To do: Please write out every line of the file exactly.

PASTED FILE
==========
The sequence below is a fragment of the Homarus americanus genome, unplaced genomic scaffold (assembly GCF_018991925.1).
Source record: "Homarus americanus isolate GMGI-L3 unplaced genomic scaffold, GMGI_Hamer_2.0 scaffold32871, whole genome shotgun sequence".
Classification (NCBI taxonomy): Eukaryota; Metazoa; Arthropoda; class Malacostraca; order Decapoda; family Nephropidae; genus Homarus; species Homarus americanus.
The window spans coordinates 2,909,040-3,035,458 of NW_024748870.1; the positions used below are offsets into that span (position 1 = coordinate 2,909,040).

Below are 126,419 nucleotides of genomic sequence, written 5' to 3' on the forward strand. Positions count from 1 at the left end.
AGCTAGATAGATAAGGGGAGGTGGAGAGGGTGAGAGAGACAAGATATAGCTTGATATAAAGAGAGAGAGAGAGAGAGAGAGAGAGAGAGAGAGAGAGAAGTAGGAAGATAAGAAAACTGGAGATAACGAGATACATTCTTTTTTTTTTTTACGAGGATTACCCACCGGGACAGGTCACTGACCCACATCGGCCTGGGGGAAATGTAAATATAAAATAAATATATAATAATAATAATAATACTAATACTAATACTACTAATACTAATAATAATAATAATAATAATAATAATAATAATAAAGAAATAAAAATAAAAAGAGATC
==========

The sequence below is a fragment of the Homarus americanus genome, unplaced genomic scaffold (assembly GCF_018991925.1).
Source record: "Homarus americanus isolate GMGI-L3 unplaced genomic scaffold, GMGI_Hamer_2.0 scaffold32871, whole genome shotgun sequence".
Classification (NCBI taxonomy): Eukaryota; Metazoa; Arthropoda; class Malacostraca; order Decapoda; family Nephropidae; genus Homarus; species Homarus americanus.
The window spans coordinates 2,909,040-3,035,458 of NW_024748870.1; the positions used below are offsets into that span (position 1 = coordinate 2,909,040).

Below are 126,419 nucleotides of genomic sequence, written 5' to 3' on the forward strand. Positions count from 1 at the left end.
AGCTAGATAGATAAGGGGAGGTGGAGAGGGTGAGAGAGACAAGATATAGCTTGATATAAAGAGAGAGAGAGAGAGAGAGAGAGAGAGAGAGAGAGAGAAGTAGGAAGATAAGAAAACTGGAGATAACGAGATACATTCTTTTTTTTTTTTACGAGGATTACCCACCGGGACAGGTCACTGACCCACATCGGCCTGGGGGAAATGTAAATATAAAATAAATATATAATAATAATAATAATACTAATACTAATACTACTAATACTAATAATAATAATAATAATAATAATAATAATAATAAAGAAATAAAAATAAAAAGAGATC